The East River and the soaring rectangle of the United Nations building frame the deceptively peaceful view from the eleventh-story window of Ambassador Andrew Young in the U.S. mission here.

But inside there is a sense of siege. The rockets of criticism are landing here form launching pads 250 miles away in Washington and elsewhere.

New political sobriquets are heaped upon Young - an apostle of "The Movement" of the 1960s who turned 45 yesterday - almost as fast as he breaks into the headlines: the Moynihan of the Left, the loose cannon, the wayward missile of the Carter administration, the "Andy Young Problem."

Within the ranks of the foreign policy bureaucracy, anonymous grumbles have been voiced against Young, charges that he is making a shambles of the precise and finely nuanced needlepoint of diplomacy, particularly in southern Africa.

The supposed gaffes by Young that have drawn fire now verge on political legend - headlines over Young's reported views on the stabilizing role of Cubans in Angola, on Henry Kissinger and the British role in southern Africa, on normalization of U.S. relations with Vietnam.

Each time Andy Young spoke, it seemed, the phones would ring or the teletypes chatter here and, boom, another rocket would land. Each burst seemed to enshrine further Andy Young's perverse celebrity in the pantheon of Jimmy Carter's government.

And so inevitably the question had formed in the minds of the bureaucrats in Washington, the diplomats in the U.N. lounge and the press corps: How long will Andy Young be allowed to continue his act?

If there is any unhappiness with him at the top of the government, there is no evidence of it. Quite the opposite. President Carter will go to Young's U.N. turf on Thursday to deliver his first major foreign policy address.

One authoritative White House staffer whose job it is to know and reflect Jimmy Carter's thinking insists that Young's stock has never been higher in th Oval Office.

"Andy Young has gone into an absolute disaster area for American foreign policy - sub-Saharan Africa - and it appears to me that we've finally begun to show some motion," he said.

"The ironic thing is that the folks who helped design that disaster, which Andy found in his lap, were taking potshots at him while he was over there trying to wrestle and struggle with the problem.

"This is not only unfair but also dumb, because it indicates a profound misunderstanding about the way the President reacts to things like that. The net result has been that with every little snotty shot from anonymous folks over at State, their influence and esteem has declined and Andy's has gone up."

Regarding the role of Secretary of State Cyrus R. Vance, the White House official said, "I would be very surprised if Cy Vance has done anything to undercut Andy. He finds those sort of shots as distasteful as the rest of us."

Another official with direct responsibility for foreign affairs - the ground zero of the Andy Young controversy - spoke of the UN ambassador's visit to Nigeria as "a sensational win for us. Remember, Kissinger couldn't set foot there."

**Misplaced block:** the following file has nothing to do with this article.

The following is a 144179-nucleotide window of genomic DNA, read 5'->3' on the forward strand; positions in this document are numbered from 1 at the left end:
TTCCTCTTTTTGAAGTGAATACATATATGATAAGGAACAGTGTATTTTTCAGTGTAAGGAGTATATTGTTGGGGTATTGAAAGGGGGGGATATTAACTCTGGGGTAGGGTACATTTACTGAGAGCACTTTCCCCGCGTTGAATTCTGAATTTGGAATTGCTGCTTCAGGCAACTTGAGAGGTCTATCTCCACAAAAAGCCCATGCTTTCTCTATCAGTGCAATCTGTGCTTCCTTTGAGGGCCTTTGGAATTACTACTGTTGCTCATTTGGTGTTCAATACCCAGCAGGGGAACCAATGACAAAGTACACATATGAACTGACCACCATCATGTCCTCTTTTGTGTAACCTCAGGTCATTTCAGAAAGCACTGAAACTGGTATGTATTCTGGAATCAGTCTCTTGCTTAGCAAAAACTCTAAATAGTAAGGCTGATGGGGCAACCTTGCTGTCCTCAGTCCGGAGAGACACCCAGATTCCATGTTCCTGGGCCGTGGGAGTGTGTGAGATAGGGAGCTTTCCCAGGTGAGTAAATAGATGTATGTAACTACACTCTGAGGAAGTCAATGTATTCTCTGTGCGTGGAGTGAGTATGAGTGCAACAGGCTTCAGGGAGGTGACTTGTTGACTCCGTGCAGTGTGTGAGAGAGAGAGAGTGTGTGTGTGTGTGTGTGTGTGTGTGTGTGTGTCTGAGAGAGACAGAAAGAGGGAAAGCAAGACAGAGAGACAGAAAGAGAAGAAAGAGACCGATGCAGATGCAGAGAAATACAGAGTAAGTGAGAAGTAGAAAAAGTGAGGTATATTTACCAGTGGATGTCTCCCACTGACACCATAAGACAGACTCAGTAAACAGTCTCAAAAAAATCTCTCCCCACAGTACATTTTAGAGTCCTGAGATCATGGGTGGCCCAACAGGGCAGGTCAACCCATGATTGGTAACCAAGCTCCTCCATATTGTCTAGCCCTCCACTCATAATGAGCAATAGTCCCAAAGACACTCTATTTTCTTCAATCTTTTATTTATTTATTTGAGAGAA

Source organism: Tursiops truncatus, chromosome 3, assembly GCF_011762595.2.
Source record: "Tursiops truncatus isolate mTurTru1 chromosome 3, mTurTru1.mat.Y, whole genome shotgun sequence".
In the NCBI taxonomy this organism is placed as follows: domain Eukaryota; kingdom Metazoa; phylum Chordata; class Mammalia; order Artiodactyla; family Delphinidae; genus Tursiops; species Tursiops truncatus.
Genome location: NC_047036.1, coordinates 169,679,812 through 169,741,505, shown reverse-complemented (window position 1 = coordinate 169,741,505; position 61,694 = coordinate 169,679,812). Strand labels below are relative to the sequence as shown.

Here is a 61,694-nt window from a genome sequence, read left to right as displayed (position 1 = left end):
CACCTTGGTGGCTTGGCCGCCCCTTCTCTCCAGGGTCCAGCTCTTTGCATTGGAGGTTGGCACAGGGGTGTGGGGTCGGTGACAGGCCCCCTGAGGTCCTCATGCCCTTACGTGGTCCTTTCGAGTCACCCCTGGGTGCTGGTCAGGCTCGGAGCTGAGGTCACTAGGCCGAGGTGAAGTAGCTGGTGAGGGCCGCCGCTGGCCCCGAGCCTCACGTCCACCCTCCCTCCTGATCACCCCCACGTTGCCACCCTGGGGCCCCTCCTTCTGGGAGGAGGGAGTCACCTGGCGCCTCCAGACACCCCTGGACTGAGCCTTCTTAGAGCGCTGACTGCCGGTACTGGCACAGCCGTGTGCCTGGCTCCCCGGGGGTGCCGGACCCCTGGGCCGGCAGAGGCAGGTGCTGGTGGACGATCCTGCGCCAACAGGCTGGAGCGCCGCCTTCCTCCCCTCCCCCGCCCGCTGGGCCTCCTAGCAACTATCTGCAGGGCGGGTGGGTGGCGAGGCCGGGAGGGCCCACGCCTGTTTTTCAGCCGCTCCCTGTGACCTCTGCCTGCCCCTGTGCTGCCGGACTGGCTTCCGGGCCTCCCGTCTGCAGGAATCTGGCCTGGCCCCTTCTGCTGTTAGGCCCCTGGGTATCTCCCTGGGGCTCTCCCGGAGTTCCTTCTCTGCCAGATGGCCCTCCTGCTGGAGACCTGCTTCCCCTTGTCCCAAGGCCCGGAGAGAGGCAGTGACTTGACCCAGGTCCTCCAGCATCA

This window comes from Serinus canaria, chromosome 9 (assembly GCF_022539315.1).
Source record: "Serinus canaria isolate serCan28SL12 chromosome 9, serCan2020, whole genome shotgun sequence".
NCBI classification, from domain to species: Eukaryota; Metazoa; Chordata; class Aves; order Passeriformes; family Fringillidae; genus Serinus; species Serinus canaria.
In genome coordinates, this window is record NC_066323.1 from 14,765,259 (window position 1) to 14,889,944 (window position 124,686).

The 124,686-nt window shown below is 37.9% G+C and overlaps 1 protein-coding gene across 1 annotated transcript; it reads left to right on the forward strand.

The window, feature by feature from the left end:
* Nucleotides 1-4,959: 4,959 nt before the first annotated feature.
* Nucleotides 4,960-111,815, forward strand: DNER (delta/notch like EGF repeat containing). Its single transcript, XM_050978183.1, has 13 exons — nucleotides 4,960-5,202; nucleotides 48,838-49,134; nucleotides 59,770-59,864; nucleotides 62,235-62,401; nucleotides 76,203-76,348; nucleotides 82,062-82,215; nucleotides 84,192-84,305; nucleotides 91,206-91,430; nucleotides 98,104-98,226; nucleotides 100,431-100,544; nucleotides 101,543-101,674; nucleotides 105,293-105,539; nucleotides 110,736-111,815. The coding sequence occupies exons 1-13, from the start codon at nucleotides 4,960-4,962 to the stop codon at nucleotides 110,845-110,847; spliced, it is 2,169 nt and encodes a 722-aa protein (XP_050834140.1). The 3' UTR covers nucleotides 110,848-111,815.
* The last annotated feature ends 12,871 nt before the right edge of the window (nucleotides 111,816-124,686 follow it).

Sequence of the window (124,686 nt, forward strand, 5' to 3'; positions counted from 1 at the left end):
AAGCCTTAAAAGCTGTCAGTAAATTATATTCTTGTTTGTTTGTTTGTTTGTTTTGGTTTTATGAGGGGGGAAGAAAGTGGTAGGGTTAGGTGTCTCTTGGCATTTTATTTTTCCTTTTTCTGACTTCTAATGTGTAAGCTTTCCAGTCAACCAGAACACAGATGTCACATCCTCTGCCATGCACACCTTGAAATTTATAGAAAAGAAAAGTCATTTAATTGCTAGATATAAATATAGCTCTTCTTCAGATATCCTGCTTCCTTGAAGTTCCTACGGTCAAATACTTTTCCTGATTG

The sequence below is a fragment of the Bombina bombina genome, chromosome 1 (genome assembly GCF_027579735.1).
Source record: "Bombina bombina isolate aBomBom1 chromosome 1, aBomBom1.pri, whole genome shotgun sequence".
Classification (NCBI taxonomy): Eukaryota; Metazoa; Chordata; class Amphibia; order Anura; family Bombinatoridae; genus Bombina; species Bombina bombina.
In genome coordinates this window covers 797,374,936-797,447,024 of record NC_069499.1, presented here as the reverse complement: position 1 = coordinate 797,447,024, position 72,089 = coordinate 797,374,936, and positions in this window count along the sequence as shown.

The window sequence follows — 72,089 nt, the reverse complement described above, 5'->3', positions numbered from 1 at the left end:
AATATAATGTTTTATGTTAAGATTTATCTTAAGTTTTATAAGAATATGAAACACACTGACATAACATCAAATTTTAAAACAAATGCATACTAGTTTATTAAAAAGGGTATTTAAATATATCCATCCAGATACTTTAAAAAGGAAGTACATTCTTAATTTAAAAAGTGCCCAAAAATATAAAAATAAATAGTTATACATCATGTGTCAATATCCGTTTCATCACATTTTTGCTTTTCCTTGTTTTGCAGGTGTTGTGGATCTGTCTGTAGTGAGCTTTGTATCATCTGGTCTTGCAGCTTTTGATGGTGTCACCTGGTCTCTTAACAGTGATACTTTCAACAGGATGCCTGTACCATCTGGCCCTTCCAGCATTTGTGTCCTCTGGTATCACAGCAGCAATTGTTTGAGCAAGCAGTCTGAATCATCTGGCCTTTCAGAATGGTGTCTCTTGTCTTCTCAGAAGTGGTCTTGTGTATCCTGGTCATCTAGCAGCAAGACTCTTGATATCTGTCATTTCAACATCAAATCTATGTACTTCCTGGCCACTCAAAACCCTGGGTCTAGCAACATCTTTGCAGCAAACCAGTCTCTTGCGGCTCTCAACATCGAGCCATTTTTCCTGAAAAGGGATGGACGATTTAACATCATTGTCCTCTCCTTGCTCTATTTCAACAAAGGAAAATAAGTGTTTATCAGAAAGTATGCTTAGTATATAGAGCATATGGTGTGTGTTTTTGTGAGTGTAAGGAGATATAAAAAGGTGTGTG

He added: "If you are going to have an open administration you need a guy like this around, even if it causes problems. You want someone with his point of view and his constituency inside rather than out."

Another White House adviser observed: "The stuff Young is saying Carter probably agrees with."

Young looks out at the fray with unfailing imperturbability, with the confidence of a man President Carter described publicly as "the finest elected official that I've ever known."

"You've got a lot of nervous people who don't like our policies," Young said during an interview Wednesday. "Our policies say those people have been wrong. That's what the election was all about. That's what the American people confirmed in the response they gave President Carter."

Young acknowledges, as do his closest advisers, that he had made mistakes.

On Wednesday when his deputy, former missionary Brady Tyson, drew a mild presidential rebuke for making an extemporaneous apology at a U.N. meeting in Geneva for U.S. actions in Chile, Young ruminated:

"Brady won't make that mistake again. But that is probably not true of me. I'll probably make more mistakes because I'm more exposed."

At the White House on Thursday, press secretary Jody Powell sought to defuse the Tyson controversy with a touch of humor.

When a questioner recalled Carter's own campaign charges against the Nixon administration for the overthrow of Salvador Allende in Chile, Powell smilingly observed that Tyson was due "some degree of charity and understanding" for his Geneva statement.

Vance, who sat in the Pentagon during the 1960s while Young marched in the streets, has given no hint of a loss of personal confidence in Young despite several corrective responses issued in his name to comments by the U.N. ambassador.

During an airborne, off-the-record session with reporters in the course of his recent Middle East trip, Vance had nothing but the kindest words for Young, who shares Cabinet rank with him. "It was treacle," said one journalist of Vance's remarks.

The Andy Young story is tailor-made for a capital that adores controversy, pounces at the seem of political blood in the water and rises to the spectacle of someone flouring the conventions of prudent public utterance.

But it is also, as many administration insiders see it, a story of the generational change in style and values embodied in the Washington of Jimmy Carter. Young, a street missionary and disciple of Martin Luther King Jr., identifies himself as an advocate of the new political styles and values stemming from the racial and ideological conflicts of the '60s. And so when he opens his mouth, in in-baskets tremble in Foggy Bottom.